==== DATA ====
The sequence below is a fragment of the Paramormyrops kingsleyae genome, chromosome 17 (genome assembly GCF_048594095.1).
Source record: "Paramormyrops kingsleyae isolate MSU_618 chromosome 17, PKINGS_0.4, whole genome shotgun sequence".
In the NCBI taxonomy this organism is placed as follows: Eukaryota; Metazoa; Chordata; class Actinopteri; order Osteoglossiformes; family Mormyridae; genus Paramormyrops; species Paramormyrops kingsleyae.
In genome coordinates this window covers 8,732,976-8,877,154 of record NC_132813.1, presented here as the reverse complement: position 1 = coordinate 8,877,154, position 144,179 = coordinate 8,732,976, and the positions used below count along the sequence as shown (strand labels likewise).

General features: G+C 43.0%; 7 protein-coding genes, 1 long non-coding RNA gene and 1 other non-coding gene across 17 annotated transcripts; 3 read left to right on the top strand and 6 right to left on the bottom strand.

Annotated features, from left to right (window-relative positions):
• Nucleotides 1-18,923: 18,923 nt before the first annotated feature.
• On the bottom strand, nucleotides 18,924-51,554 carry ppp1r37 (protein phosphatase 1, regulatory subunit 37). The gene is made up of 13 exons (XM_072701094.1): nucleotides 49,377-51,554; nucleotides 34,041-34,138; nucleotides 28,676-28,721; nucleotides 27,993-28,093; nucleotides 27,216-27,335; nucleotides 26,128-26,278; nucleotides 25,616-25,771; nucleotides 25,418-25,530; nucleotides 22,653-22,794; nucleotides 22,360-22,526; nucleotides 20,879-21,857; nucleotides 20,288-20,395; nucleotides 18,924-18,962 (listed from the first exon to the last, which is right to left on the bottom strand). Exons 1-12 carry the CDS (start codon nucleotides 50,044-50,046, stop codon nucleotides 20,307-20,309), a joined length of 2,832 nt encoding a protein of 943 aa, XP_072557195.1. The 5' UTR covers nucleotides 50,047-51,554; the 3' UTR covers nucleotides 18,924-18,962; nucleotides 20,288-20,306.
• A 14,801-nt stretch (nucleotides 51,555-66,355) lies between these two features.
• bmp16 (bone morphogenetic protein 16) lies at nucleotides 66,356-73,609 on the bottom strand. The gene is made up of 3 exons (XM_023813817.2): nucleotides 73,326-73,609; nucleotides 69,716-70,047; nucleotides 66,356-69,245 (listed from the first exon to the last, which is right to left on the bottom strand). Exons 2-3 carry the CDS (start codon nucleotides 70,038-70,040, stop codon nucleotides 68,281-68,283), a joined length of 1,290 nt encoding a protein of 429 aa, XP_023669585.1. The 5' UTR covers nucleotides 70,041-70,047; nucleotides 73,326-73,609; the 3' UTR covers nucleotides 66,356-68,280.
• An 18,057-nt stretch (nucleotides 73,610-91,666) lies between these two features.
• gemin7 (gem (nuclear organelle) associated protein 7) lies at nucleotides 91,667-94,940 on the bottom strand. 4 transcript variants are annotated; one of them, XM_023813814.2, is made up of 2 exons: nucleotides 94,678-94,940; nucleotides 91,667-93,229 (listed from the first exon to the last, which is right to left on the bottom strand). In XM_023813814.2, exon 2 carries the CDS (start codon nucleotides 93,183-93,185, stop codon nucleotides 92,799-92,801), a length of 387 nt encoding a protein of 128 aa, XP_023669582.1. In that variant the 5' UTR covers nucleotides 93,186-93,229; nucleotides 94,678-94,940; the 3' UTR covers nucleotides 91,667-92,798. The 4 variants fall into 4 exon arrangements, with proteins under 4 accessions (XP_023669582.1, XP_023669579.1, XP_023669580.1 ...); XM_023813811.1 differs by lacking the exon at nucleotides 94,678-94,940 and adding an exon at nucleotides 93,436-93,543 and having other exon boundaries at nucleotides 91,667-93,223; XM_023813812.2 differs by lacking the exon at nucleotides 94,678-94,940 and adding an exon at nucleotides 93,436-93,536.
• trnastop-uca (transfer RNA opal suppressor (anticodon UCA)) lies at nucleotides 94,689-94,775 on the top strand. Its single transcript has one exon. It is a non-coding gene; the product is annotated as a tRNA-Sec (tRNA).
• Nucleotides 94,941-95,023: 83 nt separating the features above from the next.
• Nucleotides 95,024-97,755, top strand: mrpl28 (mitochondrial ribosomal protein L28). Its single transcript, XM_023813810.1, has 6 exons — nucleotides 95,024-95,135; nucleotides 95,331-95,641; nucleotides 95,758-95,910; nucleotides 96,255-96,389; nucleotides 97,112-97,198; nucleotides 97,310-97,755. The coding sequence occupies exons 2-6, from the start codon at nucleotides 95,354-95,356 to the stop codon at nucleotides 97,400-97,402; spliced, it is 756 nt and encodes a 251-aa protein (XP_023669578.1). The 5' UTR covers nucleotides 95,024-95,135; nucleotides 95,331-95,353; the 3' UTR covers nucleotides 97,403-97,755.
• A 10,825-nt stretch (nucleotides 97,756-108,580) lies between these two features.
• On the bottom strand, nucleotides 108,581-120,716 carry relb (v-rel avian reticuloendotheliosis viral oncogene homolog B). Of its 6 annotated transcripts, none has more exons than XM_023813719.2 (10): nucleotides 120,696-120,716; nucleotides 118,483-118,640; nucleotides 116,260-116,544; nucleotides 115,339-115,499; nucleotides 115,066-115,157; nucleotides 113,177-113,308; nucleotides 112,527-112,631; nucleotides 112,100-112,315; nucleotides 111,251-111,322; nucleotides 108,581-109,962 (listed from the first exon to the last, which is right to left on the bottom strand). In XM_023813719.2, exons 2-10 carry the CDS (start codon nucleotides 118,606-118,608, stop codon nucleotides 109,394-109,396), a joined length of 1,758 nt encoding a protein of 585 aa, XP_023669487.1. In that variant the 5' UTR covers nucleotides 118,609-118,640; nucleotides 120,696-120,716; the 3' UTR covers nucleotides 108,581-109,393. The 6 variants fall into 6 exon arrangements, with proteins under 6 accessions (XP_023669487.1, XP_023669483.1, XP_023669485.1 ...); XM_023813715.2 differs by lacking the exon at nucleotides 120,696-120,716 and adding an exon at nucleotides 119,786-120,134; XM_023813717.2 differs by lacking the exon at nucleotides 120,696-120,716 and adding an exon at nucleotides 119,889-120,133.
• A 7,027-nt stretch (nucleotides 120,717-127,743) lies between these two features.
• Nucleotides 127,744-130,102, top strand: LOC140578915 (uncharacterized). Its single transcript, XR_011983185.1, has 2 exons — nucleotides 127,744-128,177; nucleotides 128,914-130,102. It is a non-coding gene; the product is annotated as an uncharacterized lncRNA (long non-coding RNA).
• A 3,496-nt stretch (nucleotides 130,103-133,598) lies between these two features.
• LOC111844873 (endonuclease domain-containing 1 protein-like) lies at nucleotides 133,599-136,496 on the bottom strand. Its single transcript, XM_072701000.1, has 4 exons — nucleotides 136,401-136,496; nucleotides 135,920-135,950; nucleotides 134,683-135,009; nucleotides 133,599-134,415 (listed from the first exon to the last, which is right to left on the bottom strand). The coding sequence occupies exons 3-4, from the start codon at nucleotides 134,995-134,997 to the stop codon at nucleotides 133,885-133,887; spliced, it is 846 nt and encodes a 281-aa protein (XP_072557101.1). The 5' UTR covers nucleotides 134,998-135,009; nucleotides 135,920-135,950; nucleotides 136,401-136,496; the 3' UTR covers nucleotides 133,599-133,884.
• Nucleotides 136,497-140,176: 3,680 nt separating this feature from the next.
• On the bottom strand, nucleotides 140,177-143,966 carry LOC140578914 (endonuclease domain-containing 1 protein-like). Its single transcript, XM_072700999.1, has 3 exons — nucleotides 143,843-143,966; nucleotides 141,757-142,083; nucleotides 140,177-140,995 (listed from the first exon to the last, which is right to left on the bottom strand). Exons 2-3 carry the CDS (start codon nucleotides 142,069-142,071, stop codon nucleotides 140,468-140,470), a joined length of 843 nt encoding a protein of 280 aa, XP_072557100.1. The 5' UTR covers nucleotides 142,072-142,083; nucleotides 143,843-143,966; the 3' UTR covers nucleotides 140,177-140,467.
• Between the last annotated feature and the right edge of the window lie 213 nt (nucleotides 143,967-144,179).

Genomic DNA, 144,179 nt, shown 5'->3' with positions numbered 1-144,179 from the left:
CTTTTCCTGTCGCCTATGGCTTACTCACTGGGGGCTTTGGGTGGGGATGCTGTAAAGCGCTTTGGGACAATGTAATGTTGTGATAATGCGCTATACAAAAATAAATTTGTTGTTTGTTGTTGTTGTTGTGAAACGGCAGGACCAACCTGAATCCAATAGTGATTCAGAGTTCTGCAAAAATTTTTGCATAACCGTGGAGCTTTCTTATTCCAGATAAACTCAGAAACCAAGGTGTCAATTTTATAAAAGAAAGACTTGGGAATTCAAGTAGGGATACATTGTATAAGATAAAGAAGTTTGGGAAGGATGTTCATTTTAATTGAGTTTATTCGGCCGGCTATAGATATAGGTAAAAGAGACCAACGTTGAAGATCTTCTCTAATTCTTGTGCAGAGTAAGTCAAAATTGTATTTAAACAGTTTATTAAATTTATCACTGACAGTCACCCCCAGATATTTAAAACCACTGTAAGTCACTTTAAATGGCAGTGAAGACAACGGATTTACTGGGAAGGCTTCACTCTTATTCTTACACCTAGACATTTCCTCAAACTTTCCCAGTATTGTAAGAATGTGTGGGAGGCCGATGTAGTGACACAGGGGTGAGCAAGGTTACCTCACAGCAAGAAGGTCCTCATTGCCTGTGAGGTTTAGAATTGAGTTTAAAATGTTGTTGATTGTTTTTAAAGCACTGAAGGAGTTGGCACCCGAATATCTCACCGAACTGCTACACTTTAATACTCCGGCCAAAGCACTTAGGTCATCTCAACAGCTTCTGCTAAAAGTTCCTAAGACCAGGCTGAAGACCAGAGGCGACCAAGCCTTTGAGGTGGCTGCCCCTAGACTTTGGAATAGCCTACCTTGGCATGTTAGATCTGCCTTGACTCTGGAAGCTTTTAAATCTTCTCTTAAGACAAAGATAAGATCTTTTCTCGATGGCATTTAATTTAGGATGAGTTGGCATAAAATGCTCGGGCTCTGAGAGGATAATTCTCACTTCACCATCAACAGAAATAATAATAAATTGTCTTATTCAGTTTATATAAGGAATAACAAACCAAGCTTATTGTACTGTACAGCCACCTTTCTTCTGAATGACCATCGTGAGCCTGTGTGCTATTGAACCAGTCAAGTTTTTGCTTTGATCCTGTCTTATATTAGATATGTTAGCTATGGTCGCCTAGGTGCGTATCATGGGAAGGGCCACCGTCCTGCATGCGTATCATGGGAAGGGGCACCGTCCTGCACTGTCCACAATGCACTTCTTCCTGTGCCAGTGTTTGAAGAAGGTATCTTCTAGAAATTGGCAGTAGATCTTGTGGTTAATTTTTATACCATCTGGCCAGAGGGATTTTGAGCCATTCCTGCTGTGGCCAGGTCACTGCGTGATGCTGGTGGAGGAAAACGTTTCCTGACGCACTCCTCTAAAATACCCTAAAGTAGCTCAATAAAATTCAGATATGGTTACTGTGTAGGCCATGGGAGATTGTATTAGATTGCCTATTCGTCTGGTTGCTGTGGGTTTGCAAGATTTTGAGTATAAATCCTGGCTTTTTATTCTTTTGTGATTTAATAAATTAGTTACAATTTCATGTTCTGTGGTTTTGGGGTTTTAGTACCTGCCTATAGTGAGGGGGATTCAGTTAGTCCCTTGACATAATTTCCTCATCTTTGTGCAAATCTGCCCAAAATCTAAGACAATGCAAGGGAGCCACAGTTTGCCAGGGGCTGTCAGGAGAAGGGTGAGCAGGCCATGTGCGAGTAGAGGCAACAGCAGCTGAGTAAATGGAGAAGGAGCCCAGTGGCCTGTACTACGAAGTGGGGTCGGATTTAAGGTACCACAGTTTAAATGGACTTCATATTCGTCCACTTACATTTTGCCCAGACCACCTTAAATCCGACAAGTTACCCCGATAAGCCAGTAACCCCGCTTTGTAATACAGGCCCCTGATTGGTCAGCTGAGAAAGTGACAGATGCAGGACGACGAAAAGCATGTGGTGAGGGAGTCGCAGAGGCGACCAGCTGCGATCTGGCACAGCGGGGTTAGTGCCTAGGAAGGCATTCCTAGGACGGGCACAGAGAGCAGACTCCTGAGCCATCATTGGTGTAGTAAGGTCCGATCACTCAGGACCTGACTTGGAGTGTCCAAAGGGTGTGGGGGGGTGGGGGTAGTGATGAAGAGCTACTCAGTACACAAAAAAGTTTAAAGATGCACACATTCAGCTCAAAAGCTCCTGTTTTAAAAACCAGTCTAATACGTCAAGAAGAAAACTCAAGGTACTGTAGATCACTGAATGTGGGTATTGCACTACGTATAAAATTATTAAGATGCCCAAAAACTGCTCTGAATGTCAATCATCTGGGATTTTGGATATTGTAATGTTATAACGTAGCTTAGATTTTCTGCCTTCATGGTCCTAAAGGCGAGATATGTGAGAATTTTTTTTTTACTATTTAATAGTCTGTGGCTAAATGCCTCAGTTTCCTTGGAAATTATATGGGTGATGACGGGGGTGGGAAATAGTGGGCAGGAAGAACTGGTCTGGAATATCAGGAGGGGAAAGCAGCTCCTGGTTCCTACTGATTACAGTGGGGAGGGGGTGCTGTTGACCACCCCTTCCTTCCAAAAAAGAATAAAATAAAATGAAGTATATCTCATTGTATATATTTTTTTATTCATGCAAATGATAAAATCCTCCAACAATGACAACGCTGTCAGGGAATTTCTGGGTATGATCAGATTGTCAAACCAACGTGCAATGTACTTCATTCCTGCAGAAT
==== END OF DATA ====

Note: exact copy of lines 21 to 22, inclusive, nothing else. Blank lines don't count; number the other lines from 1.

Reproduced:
• LOC111844873 (endonuclease domain-containing 1 protein-like) lies at nucleotides 133,599-136,496 on the bottom strand. Its single transcript, XM_072701000.1, has 4 exons — nucleotides 136,401-136,496; nucleotides 135,920-135,950; nucleotides 134,683-135,009; nucleotides 133,599-134,415 (listed from the first exon to the last, which is right to left on the bottom strand). The coding sequence occupies exons 3-4, from the start codon at nucleotides 134,995-134,997 to the stop codon at nucleotides 133,885-133,887; spliced, it is 846 nt and encodes a 281-aa protein (XP_072557101.1). The 5' UTR covers nucleotides 134,998-135,009; nucleotides 135,920-135,950; nucleotides 136,401-136,496; the 3' UTR covers nucleotides 133,599-133,884.
• Nucleotides 136,497-140,176: 3,680 nt separating this feature from the next.